If you've ever had to wait in line to pay longer than you spent actually shopping in a store, then you know there are few, if any instances, when wait time doesn't factor into your experience as a customer.
That same truth applies to accessing government services. Wait time usually matters. No matter if you’re waiting to be seen by your doctor or on hold to get help with a tax return, when you know how long you’ll have to wait, you can plan accordingly. Not knowing, on the other hand, can have a negative impact on your health, your finances, or your business.
Time can seem like such an unimportant thing when you’re not the one waiting. But when you are, the stress can demolish any hopes of a good experience.
In the U.S. federal government, influential watchdogs know that customers of government hate waiting. And they’re paying attention.
Time can seem unimportant when you’re not the one waiting. But when you are the one waiting, the stress can demolish any hopes of having a good experience.
Who Are These Watchdogs?
They are Inspectors General (IGs), government authorities assigned to prevent fraud, waste, abuse, and mismanagement inside government agencies. Broadly, they have a responsibility to make government better for citizens and taxpayers. That includes citizens' experiences with their government.
For example, just last week, IGs issued a meaty public report on the Social Security Administration’s (SSA) woes with customer wait times in SSA field offices. Last year alone:
4.2 million Americans had the experience of waiting at least one hour for service.
More than 2 million people bailed before they even got the chance to be seen.
But last week wasn’t the first time IGs have called out the problems government agencies continue to have with customers' experiences around wait times.
A Few More Examples
In July 2019, SSA IGs called out the agency’s time commitments for processing veterans’ disability claims. SSA’s policy is to process claims “expeditiously,” but SSA never defined if “expeditious” meant veterans should expect to wait 1 day or 300 days. In government customer experience, you need quantifiable service targets to go with public promises. SSA didn’t have any. Veterans never knew how long they would have to wait.
Then, there’s the post office. Who hasn’t had to stand in line and wait at the post office?
IGs at the United States Postal Service (USPS) have been pushing the USPS for years to make retail postal services faster. Reports in September and October 2018 hammered the postal service on long customer wait times. IGs suggested that the USPS use mystery shoppers and customer surveys to fix the problems.
Why IG Influence Matters to Government Customer Experience
The IGs’ work is important to customer experience in government because their reports and recommendations get published on the web. The public nature of the work speaks to accountability.
Agency leaders can review and respond to an IG draft report prior to the report going public. Eventually, they will not be able to ignore or set aside IG recommendations. Typically, agency leaders will need to form internal response teams to take action on the IGs’ recommended improvements. Then, agency leaders have to periodically update IGs on their progress. Sometimes, status updates go public, too.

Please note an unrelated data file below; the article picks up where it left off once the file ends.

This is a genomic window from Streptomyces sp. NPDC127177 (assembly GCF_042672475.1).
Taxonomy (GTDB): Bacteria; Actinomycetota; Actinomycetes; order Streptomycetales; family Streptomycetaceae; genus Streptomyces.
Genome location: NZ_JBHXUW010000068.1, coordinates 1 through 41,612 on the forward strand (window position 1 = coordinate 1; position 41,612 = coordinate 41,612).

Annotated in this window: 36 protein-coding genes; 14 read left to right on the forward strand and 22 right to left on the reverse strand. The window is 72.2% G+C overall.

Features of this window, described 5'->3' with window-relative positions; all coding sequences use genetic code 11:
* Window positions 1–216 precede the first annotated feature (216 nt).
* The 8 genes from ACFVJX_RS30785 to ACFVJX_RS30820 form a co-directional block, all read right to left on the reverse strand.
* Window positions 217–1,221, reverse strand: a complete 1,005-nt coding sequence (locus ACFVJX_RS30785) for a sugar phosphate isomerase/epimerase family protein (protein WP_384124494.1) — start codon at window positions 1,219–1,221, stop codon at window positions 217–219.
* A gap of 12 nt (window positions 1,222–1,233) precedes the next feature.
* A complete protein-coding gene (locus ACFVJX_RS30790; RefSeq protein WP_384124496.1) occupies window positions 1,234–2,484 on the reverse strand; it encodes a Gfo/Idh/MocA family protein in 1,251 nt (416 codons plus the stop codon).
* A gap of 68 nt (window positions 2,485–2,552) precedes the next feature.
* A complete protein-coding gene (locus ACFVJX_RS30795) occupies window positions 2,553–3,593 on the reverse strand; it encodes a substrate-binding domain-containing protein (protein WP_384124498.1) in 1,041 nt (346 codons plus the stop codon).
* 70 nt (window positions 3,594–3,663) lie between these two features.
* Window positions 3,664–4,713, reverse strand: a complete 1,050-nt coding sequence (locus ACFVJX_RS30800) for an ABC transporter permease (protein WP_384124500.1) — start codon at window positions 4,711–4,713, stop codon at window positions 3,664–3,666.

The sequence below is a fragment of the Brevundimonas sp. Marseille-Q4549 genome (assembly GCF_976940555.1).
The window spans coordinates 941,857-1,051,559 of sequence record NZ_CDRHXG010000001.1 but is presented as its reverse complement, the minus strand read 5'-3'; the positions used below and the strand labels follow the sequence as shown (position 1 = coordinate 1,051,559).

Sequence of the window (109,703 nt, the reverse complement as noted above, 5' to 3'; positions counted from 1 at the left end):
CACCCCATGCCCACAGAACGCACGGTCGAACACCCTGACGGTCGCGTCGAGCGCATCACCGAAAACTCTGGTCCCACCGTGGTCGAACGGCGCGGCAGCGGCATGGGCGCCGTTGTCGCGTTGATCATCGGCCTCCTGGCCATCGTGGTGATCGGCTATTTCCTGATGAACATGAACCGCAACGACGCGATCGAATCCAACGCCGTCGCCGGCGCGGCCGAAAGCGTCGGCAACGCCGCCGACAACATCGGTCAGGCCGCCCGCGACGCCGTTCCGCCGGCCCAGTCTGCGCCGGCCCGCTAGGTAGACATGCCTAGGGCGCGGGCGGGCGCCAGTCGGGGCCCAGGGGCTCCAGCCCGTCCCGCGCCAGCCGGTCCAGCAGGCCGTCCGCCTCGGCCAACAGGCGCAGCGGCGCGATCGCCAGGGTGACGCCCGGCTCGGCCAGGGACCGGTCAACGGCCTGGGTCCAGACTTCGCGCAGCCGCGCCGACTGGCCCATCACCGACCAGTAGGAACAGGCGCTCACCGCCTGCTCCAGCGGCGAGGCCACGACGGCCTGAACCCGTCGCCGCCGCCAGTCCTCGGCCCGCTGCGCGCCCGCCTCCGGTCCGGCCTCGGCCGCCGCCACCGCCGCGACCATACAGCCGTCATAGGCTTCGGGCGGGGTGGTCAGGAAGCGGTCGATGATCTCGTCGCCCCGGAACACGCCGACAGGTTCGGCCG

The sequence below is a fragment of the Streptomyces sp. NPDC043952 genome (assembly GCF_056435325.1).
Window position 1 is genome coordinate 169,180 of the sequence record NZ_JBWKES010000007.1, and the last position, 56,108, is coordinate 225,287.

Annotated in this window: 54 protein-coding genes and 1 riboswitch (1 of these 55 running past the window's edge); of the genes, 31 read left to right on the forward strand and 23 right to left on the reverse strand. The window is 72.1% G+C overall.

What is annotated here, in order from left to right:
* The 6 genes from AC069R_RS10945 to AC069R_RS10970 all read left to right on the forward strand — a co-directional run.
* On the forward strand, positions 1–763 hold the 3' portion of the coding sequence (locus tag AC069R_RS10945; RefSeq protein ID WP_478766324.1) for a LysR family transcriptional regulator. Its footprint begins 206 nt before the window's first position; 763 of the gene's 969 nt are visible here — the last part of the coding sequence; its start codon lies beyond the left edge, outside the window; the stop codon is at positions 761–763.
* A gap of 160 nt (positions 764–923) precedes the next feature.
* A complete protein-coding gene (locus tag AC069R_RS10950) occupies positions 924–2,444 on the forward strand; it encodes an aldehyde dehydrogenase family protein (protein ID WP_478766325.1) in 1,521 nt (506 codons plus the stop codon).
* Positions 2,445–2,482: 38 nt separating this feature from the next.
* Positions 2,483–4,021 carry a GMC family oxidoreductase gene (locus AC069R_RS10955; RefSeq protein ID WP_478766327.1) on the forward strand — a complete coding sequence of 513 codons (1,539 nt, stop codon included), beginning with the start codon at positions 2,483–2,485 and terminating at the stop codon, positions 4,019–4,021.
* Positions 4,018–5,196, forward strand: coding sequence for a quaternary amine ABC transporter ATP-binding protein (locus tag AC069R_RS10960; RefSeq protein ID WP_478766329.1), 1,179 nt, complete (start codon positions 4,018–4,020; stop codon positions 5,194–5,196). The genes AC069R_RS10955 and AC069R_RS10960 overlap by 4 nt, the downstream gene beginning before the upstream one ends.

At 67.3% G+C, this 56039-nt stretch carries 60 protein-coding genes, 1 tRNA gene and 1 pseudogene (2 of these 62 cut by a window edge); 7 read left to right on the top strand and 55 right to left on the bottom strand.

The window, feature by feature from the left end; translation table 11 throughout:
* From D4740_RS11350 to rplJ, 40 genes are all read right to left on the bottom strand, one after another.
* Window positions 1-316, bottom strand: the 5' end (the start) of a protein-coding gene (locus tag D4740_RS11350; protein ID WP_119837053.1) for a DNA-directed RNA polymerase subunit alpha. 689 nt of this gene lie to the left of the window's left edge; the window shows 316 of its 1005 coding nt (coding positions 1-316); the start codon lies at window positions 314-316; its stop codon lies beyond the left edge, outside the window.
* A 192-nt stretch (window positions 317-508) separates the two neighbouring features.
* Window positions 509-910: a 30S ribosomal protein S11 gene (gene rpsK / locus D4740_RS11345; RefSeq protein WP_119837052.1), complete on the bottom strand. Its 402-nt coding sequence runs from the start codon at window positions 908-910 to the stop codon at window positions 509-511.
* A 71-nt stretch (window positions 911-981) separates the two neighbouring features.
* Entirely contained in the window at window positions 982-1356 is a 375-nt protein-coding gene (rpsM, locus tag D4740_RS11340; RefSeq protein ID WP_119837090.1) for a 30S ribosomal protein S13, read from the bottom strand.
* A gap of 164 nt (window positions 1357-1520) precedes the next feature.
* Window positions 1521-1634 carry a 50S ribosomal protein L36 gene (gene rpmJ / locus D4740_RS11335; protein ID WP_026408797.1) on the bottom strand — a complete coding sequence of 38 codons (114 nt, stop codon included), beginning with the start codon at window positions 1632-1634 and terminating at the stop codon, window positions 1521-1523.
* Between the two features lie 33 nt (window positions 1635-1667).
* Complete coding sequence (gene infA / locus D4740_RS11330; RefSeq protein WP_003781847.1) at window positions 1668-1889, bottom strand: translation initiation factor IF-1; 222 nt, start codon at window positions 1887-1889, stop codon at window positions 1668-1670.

But, Back to CX!
Customers hate waiting, no matter the time or place. It's just common practice in the field and practice of customer experience to set operational standards and targets for things like customer wait times. This also happens to be a fundamental practice for U.S. federal government agency performance reporting, too.
And it matters for small business owners, patients, veterans, and citizens who need to know how long they should expect to wait for care, a claim reimbursement, or an answer on an application for service. For agencies, it’s vital to building trust with citizens and customers.
IGs can influence the implementation of customer experience practices and procedures. But they can't necessarily influence funding to do so.
Evolving Government Customer Experience
It is notable that customer experience has evolved in the U.S. federal government to the extent that IGs are using their influence to push customer experience practices forward in government.
However, there are some important realities to keep in mind:
Just because IGs recommend that an agency takes on new customer experience practices doesn’t mean they can influence funding to do so.
Attention to faster customer service in one set of IG recommendations doesn’t mean the next report won't contain recommendations that make it harder to provide more timely experiences for citizens.
Still, the IGs’ involvement keeps the customer experience conversation moving forward in tandem with other advancements like OMB Circular A-11 Section 280 on customer experience, the President’s Management Agenda goal on customer experience, the IDEA Act, Connected Government Act, CASES for Constituents, and Taxpayer First Acts. All of these are important pieces of the puzzle in making government better for all citizens.
And then, there’s the Government Accountability Office (GAO)’s influence on government CX. But that’s another blog post.